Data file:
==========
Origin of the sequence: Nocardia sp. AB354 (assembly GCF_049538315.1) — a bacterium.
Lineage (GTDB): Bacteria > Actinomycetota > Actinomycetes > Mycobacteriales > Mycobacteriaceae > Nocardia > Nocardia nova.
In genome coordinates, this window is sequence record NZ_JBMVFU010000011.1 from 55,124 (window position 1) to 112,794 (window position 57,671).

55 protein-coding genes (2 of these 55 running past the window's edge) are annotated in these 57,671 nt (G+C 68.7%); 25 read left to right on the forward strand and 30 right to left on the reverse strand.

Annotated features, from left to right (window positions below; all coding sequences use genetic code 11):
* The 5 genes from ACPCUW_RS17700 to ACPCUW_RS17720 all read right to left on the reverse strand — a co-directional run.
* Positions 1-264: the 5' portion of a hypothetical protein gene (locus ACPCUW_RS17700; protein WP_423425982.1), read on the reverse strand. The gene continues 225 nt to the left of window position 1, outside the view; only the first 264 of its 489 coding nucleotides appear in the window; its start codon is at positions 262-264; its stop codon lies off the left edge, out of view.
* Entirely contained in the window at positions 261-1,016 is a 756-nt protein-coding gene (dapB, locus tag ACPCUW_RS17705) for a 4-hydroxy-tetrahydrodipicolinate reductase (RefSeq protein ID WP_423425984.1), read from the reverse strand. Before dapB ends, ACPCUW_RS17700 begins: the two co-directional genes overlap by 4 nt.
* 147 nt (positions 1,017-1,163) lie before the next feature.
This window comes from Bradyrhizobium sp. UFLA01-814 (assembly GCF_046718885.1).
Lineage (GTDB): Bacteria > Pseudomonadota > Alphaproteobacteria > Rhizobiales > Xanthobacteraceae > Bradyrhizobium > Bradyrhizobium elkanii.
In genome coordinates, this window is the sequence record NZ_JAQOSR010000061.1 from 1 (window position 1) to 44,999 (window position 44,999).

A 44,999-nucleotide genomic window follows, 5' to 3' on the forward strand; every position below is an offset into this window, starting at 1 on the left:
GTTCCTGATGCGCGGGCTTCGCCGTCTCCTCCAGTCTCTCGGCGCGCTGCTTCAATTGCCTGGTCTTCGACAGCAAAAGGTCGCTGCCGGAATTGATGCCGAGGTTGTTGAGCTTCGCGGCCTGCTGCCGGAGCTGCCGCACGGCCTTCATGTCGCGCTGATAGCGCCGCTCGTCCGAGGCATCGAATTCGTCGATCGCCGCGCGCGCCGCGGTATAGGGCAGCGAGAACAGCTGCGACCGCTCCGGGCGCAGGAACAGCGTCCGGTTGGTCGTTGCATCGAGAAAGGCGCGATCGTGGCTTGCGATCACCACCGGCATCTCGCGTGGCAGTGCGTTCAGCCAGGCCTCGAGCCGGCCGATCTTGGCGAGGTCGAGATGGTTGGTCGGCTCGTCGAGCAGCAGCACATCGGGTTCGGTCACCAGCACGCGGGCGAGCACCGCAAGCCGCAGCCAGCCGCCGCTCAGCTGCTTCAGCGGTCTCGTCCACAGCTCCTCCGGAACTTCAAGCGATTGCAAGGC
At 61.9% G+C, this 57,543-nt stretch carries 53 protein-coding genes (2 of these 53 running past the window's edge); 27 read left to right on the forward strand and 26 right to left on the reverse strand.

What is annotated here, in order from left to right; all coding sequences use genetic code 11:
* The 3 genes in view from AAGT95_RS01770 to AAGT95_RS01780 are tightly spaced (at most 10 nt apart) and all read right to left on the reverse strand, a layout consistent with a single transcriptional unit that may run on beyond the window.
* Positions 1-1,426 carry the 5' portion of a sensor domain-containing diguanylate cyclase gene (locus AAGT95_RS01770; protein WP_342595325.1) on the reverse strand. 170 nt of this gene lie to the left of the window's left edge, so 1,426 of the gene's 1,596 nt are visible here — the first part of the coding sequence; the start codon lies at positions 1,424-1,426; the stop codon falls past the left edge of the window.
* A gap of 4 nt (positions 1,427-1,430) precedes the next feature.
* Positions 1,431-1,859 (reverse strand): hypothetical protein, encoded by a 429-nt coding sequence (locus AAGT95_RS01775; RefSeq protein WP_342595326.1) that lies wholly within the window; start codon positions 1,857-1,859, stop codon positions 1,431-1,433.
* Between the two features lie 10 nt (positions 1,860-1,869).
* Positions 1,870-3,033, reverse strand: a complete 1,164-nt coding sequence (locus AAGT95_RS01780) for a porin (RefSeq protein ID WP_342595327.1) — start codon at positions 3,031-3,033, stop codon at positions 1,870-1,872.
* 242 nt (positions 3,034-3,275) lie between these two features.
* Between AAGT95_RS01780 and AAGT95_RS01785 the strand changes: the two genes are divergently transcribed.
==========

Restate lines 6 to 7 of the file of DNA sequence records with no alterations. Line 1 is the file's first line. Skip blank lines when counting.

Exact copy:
* The 5 genes from ACPCUW_RS17700 to ACPCUW_RS17720 all read right to left on the reverse strand — a co-directional run.
* Positions 1-264: the 5' portion of a hypothetical protein gene (locus ACPCUW_RS17700; protein WP_423425982.1), read on the reverse strand. The gene continues 225 nt to the left of window position 1, outside the view; only the first 264 of its 489 coding nucleotides appear in the window; its start codon is at positions 262-264; its stop codon lies off the left edge, out of view.